I'm not breaking any new ground here, i recognize, but it goes to the heart of the matter to note that this Boston team is capable of bigger things. Are they a cup contender as comprised right now? No. But can they compete for the division and remain a top 6 team through to the deadline in February? Absolutely, so long as the offense comes around.

Up next: 3 straight against the Southeast (Atlanta, tomorrow at 7pm is up first).

Saturday, December 12, 2009

Guest Spot - First Quarter Awards

Guest writer Tony Cappuccino gives us a quarter-post awards and prediction column, below...

The Boston Bruins swept through the NHL Awards Banquet in Las Vegas last summer: Tim Thomas, Zdeno Chara and Claude Julien all took home hardware (as well as a Jennings Trophy that the slightly-less deserving Manny Fernandez also had a share of). Just beyond the quarter post of the 2009-2010 NHL Season, Caveman takes a look at how that awards ceremony would unfold were it held this evening.

Vezina Trophy (Best Goaltender): Ryan Miller, Buffalo Sabres

While Marty Brodeur’s pursuit of every mark in the goaltending record book has taken center stage this season, Ryan Miller has quietly pieced together a masterful first quarter to the 2009-2010 campaign. He is currently first in save percentage (.935) and goals against average (1.90), second in shutouts (3) and third in wins (16). All of this while 10th among goalies in Time Played, and little defensive help. Miller has single-handedly led the Sabres to a Northeast Division lead for much of the first few months of the season, and is surely giving all USA Hockey fans some excited jitters in what is proving to be an exceptional run up to the Olympics in February. Ryan Miller is the clear winner of the quarter-pole Vezina.

Finalists: Ilya Bryzgalov, Phoenix Coyotes (17-8-1, 1.99GAA, .925 Save percentage; Responsible for backstopping the rise of the Coyotes), Martin Brodeur, New Jersey Devils (Setting records on a weekly basis with no signs of slowing; 18 wins are first in the NHL. 2.11GAA, .922 save percentage, and pacing the Devils to first place in the NHL-best Atlantic Division).

Calder Trophy (Best Rookie): Jon Tavares, F, New York Islanders

The number one overall pick in Jon Tavares has more than lived up to his billing on Long Island, easily securing the Calder Trophy at this point in the season. Tavares l

eads all rookies in games played, goals, points, and his six power play goals—also first among rookies—have reinvigorated the Islander power play. More importantly, Tavares has injected life and competition into a bottom-dwelling franchise. One could argue that the Islanders are suffering from Penguins disease—pick high enough in the draft for years on end and you’re bound to win a few games eventually—but Tavares is proving to be a very special player who will be the identity of this hockey club for years to come.

Finalists: James vanRiemsdyk, F, Philadelphia Flyers (Stake rose early with Philadelphia’s success, and Philly’s struggles correspond with his droughts; Leads all rookies with 13 assists), Simeon Varlamov, G, Washington Capitals (Exceptional numbers: 12-1-2, 2.21GAA, .924 Save percentage, but can’t win the award while splitting time with Jose Theodore).

Norris Trophy (Best Defenseman): Duncan Keith, Chicago Blackhawks

The Norris Trophy is less of a numbers game than the other awards, and Duncan Keith will be glad for that. Despite not being much of an offensive power—a respectable 5-18—23—Keith is the rock on a defensive corps that

was tasked with solidifying shaky goaltending this season. The results have been nothing less than outstanding—command of first place in the Central Division, just 64 goals against in 28 games, and a 13-year contract extension for Keith. In a tight contest, Duncan Keith emerges as the quarter season Norris winner.

Finalists: Mike Green, Washington Capitals (Defensive lapses becoming fewer; Again excusable for outstanding offensive numbers—5-25—30 in 29 games; Team’s success largely driven by Gre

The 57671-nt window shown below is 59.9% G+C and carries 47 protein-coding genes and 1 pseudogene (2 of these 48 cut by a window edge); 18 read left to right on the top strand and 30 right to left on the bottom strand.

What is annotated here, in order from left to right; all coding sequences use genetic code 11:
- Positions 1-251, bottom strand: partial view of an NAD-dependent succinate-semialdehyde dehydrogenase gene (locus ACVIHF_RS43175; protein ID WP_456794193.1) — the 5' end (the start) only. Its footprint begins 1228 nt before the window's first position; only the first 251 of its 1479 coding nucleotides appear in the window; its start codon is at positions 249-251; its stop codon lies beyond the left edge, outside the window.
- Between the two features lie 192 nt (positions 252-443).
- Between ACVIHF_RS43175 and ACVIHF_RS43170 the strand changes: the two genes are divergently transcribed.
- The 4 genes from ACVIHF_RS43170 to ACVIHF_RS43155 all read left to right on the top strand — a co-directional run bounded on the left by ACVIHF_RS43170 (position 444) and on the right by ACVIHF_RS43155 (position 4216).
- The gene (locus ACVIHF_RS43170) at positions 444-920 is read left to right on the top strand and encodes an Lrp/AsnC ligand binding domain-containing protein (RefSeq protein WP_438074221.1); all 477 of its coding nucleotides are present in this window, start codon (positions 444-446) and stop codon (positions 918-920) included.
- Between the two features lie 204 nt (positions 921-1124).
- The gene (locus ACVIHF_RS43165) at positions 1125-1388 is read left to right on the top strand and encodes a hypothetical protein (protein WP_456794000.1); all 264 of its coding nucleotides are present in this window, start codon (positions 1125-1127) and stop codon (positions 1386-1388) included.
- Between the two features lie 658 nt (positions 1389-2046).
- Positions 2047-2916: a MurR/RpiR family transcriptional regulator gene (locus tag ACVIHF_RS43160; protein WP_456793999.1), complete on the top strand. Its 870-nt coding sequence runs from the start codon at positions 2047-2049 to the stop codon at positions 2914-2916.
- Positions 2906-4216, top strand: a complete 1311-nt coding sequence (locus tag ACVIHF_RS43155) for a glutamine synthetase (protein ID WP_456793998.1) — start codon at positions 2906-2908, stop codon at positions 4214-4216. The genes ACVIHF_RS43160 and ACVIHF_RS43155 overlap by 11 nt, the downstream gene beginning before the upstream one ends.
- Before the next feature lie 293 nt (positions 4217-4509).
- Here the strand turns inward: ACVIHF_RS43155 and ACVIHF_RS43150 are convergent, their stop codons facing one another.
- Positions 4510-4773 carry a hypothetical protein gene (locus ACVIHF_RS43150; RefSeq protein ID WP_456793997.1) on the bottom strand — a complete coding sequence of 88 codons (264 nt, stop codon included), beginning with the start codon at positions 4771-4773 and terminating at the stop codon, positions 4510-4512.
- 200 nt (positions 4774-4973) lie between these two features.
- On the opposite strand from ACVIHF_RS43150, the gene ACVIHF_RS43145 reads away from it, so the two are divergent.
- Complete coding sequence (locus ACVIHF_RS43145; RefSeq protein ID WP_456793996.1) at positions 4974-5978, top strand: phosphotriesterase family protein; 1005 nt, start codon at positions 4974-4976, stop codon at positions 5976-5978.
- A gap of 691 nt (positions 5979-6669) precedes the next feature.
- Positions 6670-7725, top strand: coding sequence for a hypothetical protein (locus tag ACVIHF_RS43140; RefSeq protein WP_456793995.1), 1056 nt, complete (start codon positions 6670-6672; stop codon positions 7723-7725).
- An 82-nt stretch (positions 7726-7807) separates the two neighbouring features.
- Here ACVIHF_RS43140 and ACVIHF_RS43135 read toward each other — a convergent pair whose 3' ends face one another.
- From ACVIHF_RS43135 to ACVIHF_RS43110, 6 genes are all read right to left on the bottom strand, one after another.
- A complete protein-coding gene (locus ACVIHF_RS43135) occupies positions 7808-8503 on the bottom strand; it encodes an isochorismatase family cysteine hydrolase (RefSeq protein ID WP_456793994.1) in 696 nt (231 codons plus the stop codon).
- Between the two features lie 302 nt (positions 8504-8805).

en’s ability to move the puck), Dan Boyle, San Jose (Outstanding defensive player dominates all facets of the game; Leads NHL in TOI (26+ minutes per game), third in points among defensemen (25), best defenseman on the NHL’s best team at this point in the season).

Jack Adams Trophy (Best Coach): Joe Sacco, Colorado Avalanche

First-year coach Joe Sacco has returned the Colorado Avalanche to prominence after a noticeable and embarrassing absence from the upper echelons of the Western Conference. Second only to San Jose at this point in the season, Sacco has made use of young players incredibly well, and has finally extracted performance from his goaltenders—a problem that has plagued the team since the lockout. A familiar set of names prowls the bench alongside Sacco—Sylvain Lefebrve, Adam Deadmarsh, Jocelyn Thibault, and Steve Konowalchuk—and all deserve equal credit in earning Sacco the quarter mark Jack Adams.

Finalists: Dave Tippett, Phoenix Coyotes (A close second to Sacco; Has led team from off-season

public embarrassment to a playoff seed in the loaded Western Conference; Makes excellent use of talented and young players), Jacques Lemaire, New Jersey Devils (Same face, different year; In the league’s toughest division and again losing star players through free agency, Lemaire oversees a monster of a franchise whose identity comes and goes with Marty Brodeur; First in the Eastern Conference, and a franchise record for consecutive wins on the road (10).)

Hart Memorial Trophy (MVP): Ryan Miller, Buffalo Sabres

In my opinion, the MVP trophy too often goes to the league’s best player. Generally, the player makes those around him better, but rarely does the MVP go it alone. In other words, if you could possibly vote for two players on the same team for MVP, then neither is the MVP (see Joe Thornton, Dany Heatley, et al). Therefore, for the reasons mentioned above for his Vezina-winning performance, Ryan Miller is the Hart winner at the quarter mark. Miller has little defensive help, and the Sabres are far from an offensive powerhouse (73 goals for is second lowest in the conference in futility on to Carolina). Miller’s contribution to the team’s 62 goals against (second best only to Brodeur’s defensive-minded Devils) is the only reason for the team’s success in the early going.

Finalists: Anze Kopitar, Los Angeles Kings (Leading the resurgent Kings—just four points behind San Jose---by jumping out to an early season NHL-points lead; Since fallen to 7th with 14-21—35 numbers, 15 power play points, Ryan Smyth’s 23 points are second on the team.), Marian Gaborik, New York Rangers (The oft-injured Gaborik is the steal of the off-season for the Rangers; 21-17—38 in just 27 games; Second in team time-on-ice, first among forwards; team struggles at defensive end continue, but Gaborik is lone answer to offensive problems).

If the playoffs started today:

1) Washington def. 8) Montreal 1) San Jose def. 8) Dallas

2) New Jersey def. 7) Ottawa 2) Colorado def. 7 ) Nashville

3) Boston def. 6) Ottawa 3) Chicago def. 6) Phoenix

5) Atlanta def. 4) Buffalo 4) Calgary def. 5) Los Angeles

1) Washington def. 5) Atlanta 1) San Jose def. 4) Calgary

2) New Jersey def. 3) Boston 3) Chicago def. 2) Colorado

2) New Jersey def. 1) Washington 1) San Jose def. 3) Chicago

1) San Jose def. 2) New Jersey